Biology, epidemiology


  • Conservation, sources d'inoculum

In France, Plasmopara viticola can only be conserved thanks to its oospores (figure 1), or winter eggs, which form at the end of the season in the mildew tissues: young twigs, berries, but more particularly the leaves affected by mosaic mildew. ”(Figure 2). These latter, present on the ground or accumulated in certain places of the plot or in its environment, therefore indirectly ensure the survival of this chromist during the winter. In the spring, when the temperatures become milder, the eggs germinate in 2 days, or even more than a week depending on the temperature. A germinal filament appears at the end of which a piriform macroconidia forms (Figures 3 and 4). Subsequently, this structure gives rise to several dozen zoospores with 2 flagella allowing them to move in water. These ensure the primary contaminations in the spring and remain mobile for about thirty minutes to achieve it. Let us add that the sporangia can sometimes germinate and directly emit a germ tube.

Let us add that these winter eggs are able to keep for several years in wine-growing soils. Primary contaminations can take place throughout the vegetative period of the vine.


  • Penetration and invasion

During spring rainy periods, the zoospores are dispersed during splashing and pollute the aerial organs of the vines closest to the ground (figure 5). Once in place on the leaves and young twigs, and in the presence of water, they lose their flagella, and emit a promycelium which penetrates in particular the blade through the stomata (numerous on the underside of the leaves), and then gains the more internal tissues. Subsequently, many mycelial hyphae develop between the cells and form suckers (or haustoria) which allow it to feed at the expense of the vine (invasion phase). The first symptoms appear about ten days after contamination, which corresponds to the incubation period.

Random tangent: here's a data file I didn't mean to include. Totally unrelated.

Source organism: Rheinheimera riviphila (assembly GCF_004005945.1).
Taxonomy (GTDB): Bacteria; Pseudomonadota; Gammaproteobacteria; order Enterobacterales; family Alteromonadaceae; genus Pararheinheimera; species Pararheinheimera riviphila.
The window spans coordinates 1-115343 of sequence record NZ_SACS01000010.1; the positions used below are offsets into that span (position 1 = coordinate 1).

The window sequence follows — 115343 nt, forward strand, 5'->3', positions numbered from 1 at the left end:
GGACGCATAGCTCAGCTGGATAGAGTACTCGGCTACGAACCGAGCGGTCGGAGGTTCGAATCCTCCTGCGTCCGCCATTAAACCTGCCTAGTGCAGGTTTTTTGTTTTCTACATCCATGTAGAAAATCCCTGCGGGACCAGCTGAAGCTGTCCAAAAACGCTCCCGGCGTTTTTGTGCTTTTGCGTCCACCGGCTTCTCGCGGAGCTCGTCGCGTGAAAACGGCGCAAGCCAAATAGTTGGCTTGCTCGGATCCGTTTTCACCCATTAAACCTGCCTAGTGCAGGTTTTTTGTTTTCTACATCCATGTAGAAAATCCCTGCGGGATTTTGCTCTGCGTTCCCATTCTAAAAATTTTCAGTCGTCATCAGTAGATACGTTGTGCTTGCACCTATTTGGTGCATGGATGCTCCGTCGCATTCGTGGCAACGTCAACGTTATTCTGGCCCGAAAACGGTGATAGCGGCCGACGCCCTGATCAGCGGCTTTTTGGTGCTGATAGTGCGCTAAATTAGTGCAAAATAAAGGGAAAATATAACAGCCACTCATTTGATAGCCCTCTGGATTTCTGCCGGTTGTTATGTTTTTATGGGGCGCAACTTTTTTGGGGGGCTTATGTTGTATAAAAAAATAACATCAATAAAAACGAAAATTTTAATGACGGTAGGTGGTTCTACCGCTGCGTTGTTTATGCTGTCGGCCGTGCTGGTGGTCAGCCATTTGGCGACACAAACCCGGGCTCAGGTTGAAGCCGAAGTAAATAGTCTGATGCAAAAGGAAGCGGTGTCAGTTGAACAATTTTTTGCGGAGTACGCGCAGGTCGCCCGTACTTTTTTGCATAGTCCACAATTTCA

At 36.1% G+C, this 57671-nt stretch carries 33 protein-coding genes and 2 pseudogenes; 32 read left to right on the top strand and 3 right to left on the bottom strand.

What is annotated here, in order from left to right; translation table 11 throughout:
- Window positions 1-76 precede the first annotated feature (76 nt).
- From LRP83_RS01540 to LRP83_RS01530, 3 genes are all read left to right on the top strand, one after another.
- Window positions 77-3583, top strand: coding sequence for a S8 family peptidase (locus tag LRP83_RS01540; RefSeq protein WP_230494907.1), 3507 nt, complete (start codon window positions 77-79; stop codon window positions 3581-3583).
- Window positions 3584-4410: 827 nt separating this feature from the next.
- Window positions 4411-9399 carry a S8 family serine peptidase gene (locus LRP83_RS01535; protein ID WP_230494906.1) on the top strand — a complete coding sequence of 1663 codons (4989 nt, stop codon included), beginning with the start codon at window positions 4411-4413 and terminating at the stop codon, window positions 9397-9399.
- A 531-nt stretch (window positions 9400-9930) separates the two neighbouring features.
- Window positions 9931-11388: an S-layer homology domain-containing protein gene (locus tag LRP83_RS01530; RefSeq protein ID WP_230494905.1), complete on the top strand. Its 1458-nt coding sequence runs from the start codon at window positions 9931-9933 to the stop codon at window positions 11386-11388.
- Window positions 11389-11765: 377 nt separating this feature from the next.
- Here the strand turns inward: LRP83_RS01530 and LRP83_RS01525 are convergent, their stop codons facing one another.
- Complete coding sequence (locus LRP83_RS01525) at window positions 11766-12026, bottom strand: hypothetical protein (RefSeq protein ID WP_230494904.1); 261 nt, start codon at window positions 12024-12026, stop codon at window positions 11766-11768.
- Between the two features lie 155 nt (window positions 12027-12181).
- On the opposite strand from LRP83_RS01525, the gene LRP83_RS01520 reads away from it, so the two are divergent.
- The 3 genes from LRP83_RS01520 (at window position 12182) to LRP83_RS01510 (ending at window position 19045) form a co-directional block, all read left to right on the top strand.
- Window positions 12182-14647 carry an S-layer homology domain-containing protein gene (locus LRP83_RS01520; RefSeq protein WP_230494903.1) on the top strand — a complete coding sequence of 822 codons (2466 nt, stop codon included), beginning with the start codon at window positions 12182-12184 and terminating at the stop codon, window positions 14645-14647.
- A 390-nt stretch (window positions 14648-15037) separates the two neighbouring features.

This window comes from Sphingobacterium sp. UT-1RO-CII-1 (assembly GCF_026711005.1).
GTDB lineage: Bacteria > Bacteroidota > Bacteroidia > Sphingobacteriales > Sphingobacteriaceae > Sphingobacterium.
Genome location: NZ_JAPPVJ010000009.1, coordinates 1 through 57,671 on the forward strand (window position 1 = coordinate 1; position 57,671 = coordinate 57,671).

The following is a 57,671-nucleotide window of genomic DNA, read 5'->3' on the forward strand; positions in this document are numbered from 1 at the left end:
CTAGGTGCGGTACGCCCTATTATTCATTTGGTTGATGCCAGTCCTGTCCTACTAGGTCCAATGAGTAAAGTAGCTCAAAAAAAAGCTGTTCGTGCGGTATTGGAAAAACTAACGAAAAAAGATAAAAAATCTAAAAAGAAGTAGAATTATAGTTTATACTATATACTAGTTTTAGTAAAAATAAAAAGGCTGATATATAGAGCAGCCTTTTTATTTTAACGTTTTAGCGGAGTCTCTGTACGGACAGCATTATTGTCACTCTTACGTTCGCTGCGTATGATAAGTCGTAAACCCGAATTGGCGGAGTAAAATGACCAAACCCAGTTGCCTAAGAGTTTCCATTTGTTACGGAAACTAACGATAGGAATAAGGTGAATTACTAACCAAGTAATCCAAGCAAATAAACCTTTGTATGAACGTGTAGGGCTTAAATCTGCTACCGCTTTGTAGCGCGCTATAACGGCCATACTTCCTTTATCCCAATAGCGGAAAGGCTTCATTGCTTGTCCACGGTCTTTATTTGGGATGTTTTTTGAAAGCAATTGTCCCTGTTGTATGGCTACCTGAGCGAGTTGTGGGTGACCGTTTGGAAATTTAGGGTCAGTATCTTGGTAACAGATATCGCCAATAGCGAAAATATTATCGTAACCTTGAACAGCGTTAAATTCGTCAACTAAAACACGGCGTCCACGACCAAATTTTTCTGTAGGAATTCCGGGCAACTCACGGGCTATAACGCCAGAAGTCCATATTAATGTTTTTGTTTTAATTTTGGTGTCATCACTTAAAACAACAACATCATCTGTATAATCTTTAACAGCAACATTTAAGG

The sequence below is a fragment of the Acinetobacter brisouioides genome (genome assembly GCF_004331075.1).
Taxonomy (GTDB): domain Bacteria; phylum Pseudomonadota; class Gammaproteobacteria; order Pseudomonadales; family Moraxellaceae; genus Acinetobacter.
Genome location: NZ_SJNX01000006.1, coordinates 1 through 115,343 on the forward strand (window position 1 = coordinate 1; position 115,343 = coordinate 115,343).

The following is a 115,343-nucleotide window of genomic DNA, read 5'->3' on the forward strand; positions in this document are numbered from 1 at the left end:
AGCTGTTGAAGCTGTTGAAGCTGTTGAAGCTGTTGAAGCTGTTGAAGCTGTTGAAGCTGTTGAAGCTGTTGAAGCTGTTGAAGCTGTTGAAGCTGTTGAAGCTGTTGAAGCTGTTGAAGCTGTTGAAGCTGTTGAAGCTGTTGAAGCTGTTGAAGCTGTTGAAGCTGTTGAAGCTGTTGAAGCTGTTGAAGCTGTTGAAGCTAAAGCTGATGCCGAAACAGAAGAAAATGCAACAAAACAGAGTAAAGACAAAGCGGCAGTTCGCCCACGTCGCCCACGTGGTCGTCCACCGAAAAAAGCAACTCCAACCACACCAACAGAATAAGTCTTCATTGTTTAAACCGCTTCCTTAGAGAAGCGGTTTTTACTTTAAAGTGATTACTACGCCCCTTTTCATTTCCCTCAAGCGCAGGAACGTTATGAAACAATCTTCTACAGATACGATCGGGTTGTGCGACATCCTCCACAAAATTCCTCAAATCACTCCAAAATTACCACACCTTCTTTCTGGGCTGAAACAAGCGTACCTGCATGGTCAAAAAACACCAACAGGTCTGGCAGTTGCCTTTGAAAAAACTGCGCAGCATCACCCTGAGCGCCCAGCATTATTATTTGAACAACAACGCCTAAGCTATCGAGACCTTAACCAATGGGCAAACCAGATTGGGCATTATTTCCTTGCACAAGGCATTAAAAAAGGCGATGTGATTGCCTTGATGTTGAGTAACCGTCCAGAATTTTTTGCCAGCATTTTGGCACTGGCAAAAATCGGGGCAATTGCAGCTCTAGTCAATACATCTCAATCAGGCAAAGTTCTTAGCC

Secondary contamination is also provided by zoospores, but this time from sporangia. These sporangia, resulting from the asexual reproduction of P. viticola , are formed on sporangiophores having the shape of arbuscules as we will study later. They harbor a smaller number of zoospores which they release at maturity in the presence of water. The same parasitic process as before takes place thereafter, but the duration of the incubation period may be shorter, and last only 4 to 5 days under particularly favorable conditions. Remember that the oospores will develop in the tissues of diseased leaves at the end of the season and ensure the preservation of the fungus during the winter.


  • Sporulation and dissemination

On the majority of affected organs, P. viticola form arbuscules emerging through the stomata: the sporangiophores, at the end of which sporangia are produced (figure 6). These structures, when they are numerous, constitute the white felting often associated with the symptoms of late blight on the organs of the vine (Figures 7 to 9). These sporangia are mainly disseminated by the wind when the humidity of the air drops. They may be due to splashing occurring during heavy rains.


  • Conditions favorable to its development

This stramenopile particularly appreciates humid climatic conditions, rainy periods, high humidity which will allow it to perform several cycles quickly. Downy mildew is indeed a polycyclic disease. These conditions promote sporangia germination and sporulation.

Temperature also influences its development. The oospores tolerate temperatures up to -20 ° C, which allows them to survive during the winter without problem. On the other hand, too low temperatures in spring seem to hamper its development. The thermal optimum of P. viticola is of the order of 25 ° C, and its range of activity is between 11 and 30 ° C.

P. viticola affects in particular young, waterlogged organs in the growth phase, in particular present on overly vigorous vines. Its epidemic development is essentially dependent on the rains. Currently all cultivated varieties of vines are more or less sensitive to mildew.

  • Synoptic of the development of P. viticola  (figure 10)


Biological cycle

Last change : 04/16/21
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